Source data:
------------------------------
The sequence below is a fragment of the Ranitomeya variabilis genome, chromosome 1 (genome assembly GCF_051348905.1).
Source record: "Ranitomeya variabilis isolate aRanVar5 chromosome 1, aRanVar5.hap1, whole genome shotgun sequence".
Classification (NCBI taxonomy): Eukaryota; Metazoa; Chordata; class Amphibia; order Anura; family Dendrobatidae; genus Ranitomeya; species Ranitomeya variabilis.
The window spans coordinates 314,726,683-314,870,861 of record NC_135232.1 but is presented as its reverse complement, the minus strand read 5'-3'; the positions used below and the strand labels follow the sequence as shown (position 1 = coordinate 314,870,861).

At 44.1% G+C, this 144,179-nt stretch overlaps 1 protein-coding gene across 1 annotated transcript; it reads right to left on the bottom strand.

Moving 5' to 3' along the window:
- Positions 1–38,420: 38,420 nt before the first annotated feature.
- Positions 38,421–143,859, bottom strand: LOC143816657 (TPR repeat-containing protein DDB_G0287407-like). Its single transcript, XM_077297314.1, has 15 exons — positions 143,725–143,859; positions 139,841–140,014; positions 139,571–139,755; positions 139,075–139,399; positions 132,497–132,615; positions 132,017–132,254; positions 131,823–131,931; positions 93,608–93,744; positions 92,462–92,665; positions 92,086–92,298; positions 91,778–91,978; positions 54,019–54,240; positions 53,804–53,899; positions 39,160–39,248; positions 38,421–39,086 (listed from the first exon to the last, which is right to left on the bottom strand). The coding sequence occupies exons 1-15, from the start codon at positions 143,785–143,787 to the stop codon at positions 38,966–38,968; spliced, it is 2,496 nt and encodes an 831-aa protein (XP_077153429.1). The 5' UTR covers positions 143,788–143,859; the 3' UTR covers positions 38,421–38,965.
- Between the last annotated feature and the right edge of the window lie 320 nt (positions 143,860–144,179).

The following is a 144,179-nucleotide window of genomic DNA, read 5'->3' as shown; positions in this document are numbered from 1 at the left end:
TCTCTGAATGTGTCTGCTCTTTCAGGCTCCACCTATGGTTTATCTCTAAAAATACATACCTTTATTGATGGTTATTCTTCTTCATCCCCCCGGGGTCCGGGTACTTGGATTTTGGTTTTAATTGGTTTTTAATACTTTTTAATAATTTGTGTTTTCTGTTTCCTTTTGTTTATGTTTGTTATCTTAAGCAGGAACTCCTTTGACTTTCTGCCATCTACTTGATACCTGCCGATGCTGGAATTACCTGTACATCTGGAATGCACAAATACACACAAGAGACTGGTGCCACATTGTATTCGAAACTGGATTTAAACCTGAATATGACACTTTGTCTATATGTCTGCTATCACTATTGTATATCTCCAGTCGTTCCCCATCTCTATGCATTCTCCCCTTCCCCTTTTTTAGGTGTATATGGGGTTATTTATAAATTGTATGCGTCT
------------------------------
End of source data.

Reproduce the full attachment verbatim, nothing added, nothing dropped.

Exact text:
The sequence below is a fragment of the Ranitomeya variabilis genome, chromosome 1 (genome assembly GCF_051348905.1).
Source record: "Ranitomeya variabilis isolate aRanVar5 chromosome 1, aRanVar5.hap1, whole genome shotgun sequence".
Classification (NCBI taxonomy): Eukaryota; Metazoa; Chordata; class Amphibia; order Anura; family Dendrobatidae; genus Ranitomeya; species Ranitomeya variabilis.
The window spans coordinates 314,726,683-314,870,861 of record NC_135232.1 but is presented as its reverse complement, the minus strand read 5'-3'; the positions used below and the strand labels follow the sequence as shown (position 1 = coordinate 314,870,861).

At 44.1% G+C, this 144,179-nt stretch overlaps 1 protein-coding gene across 1 annotated transcript; it reads right to left on the bottom strand.

Moving 5' to 3' along the window:
- Positions 1–38,420: 38,420 nt before the first annotated feature.
- Positions 38,421–143,859, bottom strand: LOC143816657 (TPR repeat-containing protein DDB_G0287407-like). Its single transcript, XM_077297314.1, has 15 exons — positions 143,725–143,859; positions 139,841–140,014; positions 139,571–139,755; positions 139,075–139,399; positions 132,497–132,615; positions 132,017–132,254; positions 131,823–131,931; positions 93,608–93,744; positions 92,462–92,665; positions 92,086–92,298; positions 91,778–91,978; positions 54,019–54,240; positions 53,804–53,899; positions 39,160–39,248; positions 38,421–39,086 (listed from the first exon to the last, which is right to left on the bottom strand). The coding sequence occupies exons 1-15, from the start codon at positions 143,785–143,787 to the stop codon at positions 38,966–38,968; spliced, it is 2,496 nt and encodes an 831-aa protein (XP_077153429.1). The 5' UTR covers positions 143,788–143,859; the 3' UTR covers positions 38,421–38,965.
- Between the last annotated feature and the right edge of the window lie 320 nt (positions 143,860–144,179).

The following is a 144,179-nucleotide window of genomic DNA, read 5'->3' as shown; positions in this document are numbered from 1 at the left end:
TCTCTGAATGTGTCTGCTCTTTCAGGCTCCACCTATGGTTTATCTCTAAAAATACATACCTTTATTGATGGTTATTCTTCTTCATCCCCCCGGGGTCCGGGTACTTGGATTTTGGTTTTAATTGGTTTTTAATACTTTTTAATAATTTGTGTTTTCTGTTTCCTTTTGTTTATGTTTGTTATCTTAAGCAGGAACTCCTTTGACTTTCTGCCATCTACTTGATACCTGCCGATGCTGGAATTACCTGTACATCTGGAATGCACAAATACACACAAGAGACTGGTGCCACATTGTATTCGAAACTGGATTTAAACCTGAATATGACACTTTGTCTATATGTCTGCTATCACTATTGTATATCTCCAGTCGTTCCCCATCTCTATGCATTCTCCCCTTCCCCTTTTTTAGGTGTATATGGGGTTATTTATAAATTGTATGCGTCT